Cozily ensconced on the fifth floor of Widener Library, surrounded by musty tomes and post-it notes, I’ve finally found a moment to check on the old blog after a fortnight’s hiatus.
Luckily, there is actually something to talk about. Saad al-Hariri has finally put together a cabinet proposal and submitted it to President Suleiman for approval. The response from the Free Patriotic Movement has been predictably hostile, with General Aoun calling all FPM ministers-designate to boycott the new cabinet, which reportedly gives the party five seats including (sources say) the Industry, Social Affairs, Public Works, and Education portfolios.
Several questions come to mind.
- Why has it taken Hariri sixty-nine days to put together a cabinet that spurns Aoun’s demands? In other words, if he was going to deny him the Telecommunications and Interior ministries, why didn’t he do it a lot earlier?
- Hariri would have had to secure Jumblatt’s approval for this proposal before going forward with it. Does Jumblatt’s approval of a cabinet lineup that the opposition will almost certainly reject suggest that he is returning to the March 14 fold?
- When the opposition does reject this proposal, what will Hariri’s next move be? Is he prepared to call the opposition’s bluff and say, “Well I tried to form a national unity government but you rejected it, so tough luck,” or will he return to the drawing board?
I’m hoping that one of the many excellent Beirut-based political journalists who read this blog will get on the phone to the various party offices and answer these questions for us. In the meantime, here are my own musings.
Over the past couple of months, I’ve found myself deeply puzzled by the behavior of Lebanon’s political elite. On the one hand, you have the leaders of the Free Patriotic Movement, who talk about being persecuted by Hariri and being denied their “rights.” What rights are these, exactly? I’ve scoured the Lebanese Constitution searching for a hint to what Aoun and Bassil are talking about, but my efforts have been fruitless.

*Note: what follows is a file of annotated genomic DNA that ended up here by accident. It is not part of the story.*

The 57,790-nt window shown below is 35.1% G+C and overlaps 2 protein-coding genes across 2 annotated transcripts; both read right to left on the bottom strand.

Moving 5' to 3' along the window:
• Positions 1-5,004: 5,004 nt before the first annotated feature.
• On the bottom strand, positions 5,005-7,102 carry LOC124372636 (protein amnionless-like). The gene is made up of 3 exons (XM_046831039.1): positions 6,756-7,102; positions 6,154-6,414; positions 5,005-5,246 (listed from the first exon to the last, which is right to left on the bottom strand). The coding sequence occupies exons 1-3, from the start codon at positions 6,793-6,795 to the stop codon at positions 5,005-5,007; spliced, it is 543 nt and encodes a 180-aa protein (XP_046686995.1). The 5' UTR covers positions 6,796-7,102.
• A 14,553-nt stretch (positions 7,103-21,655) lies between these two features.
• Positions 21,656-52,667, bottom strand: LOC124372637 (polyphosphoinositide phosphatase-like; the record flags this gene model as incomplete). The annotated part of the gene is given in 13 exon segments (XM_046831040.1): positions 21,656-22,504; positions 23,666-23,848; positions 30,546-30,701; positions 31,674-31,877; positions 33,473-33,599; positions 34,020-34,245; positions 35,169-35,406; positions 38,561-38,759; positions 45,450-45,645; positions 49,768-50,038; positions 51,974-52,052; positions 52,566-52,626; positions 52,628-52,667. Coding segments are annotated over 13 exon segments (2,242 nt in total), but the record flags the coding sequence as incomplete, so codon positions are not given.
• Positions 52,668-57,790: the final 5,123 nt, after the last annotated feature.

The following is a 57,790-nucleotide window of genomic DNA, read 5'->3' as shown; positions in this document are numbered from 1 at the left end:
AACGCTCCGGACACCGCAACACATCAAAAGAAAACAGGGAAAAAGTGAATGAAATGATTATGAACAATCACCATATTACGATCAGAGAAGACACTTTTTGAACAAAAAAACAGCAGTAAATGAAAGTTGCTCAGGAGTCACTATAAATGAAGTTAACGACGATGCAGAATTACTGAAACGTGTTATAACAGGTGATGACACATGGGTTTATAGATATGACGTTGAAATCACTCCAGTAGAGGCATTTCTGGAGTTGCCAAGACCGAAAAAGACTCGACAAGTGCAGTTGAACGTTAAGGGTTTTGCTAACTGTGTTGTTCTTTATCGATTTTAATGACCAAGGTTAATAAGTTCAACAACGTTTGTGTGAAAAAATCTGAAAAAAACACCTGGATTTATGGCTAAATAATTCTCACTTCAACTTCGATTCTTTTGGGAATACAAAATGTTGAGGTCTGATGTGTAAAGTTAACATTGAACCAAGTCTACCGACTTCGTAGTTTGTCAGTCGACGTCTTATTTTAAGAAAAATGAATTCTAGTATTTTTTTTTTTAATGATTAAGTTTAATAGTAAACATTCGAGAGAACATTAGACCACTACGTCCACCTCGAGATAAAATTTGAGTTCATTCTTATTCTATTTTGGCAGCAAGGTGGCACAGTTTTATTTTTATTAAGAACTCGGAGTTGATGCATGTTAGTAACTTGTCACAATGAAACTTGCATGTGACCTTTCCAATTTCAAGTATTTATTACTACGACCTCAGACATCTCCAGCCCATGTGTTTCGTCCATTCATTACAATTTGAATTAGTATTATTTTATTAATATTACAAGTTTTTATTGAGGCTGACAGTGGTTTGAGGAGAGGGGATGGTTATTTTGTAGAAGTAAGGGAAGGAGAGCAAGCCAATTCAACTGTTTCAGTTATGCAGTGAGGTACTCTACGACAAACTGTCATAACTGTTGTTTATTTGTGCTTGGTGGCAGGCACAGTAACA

As strange as the FPM’s rhetoric is, however, Hariri’s behavior has been all the more mystifying. Practically from the start, the PM-designate has behaved like his coalition lost the election, going from one meeting to another, listening to every demand, threat, and insult. Not to use a March 14 talking point, but what really is the point of winning an election if you can’t be the final arbiter of who gets what in the cabinet? (By the way, I would have felt the same way had the tables been turned and a March 8 PM-designate’s efforts were being blocked by the LF or the Kata’eb.)
At the end of the day, the question is: “What is Hariri afraid of?” Why is he committed to a national unity government? Is this a condition imposed upon him by the Saudis, or perhaps by the more independent, pro-Syrian wing of March 14 (like Jumblatt, Miqati, Safadi, Murr, etc)?
Or is Hariri worried about a return to the bad old days of 2006-08, with an opposition sit-in disguised as some kind of benign labor dispute, with the goal of bringing down the government?
I asked a well-connected political analyst these questions recently and he responded as follows:
Essentially, no one wanted to go back to the majority-opposition dichotomy of the years before, not the Saudis nor Saad or March 14. Yes, it’s too polarizing, and it doesn’t fit into regional alignments, with the Saudis and the Syrians still wanting to take advantage of their so-called (and uneasy) reconciliation. They disagree over Lebanon, but they don’t want to divorce because of this. So national unity was the catchword.
With Saad al-Hariri now saying that “there is one majority in Lebanon,” perhaps the Saudis have decided that they’re tired of being conciliatory.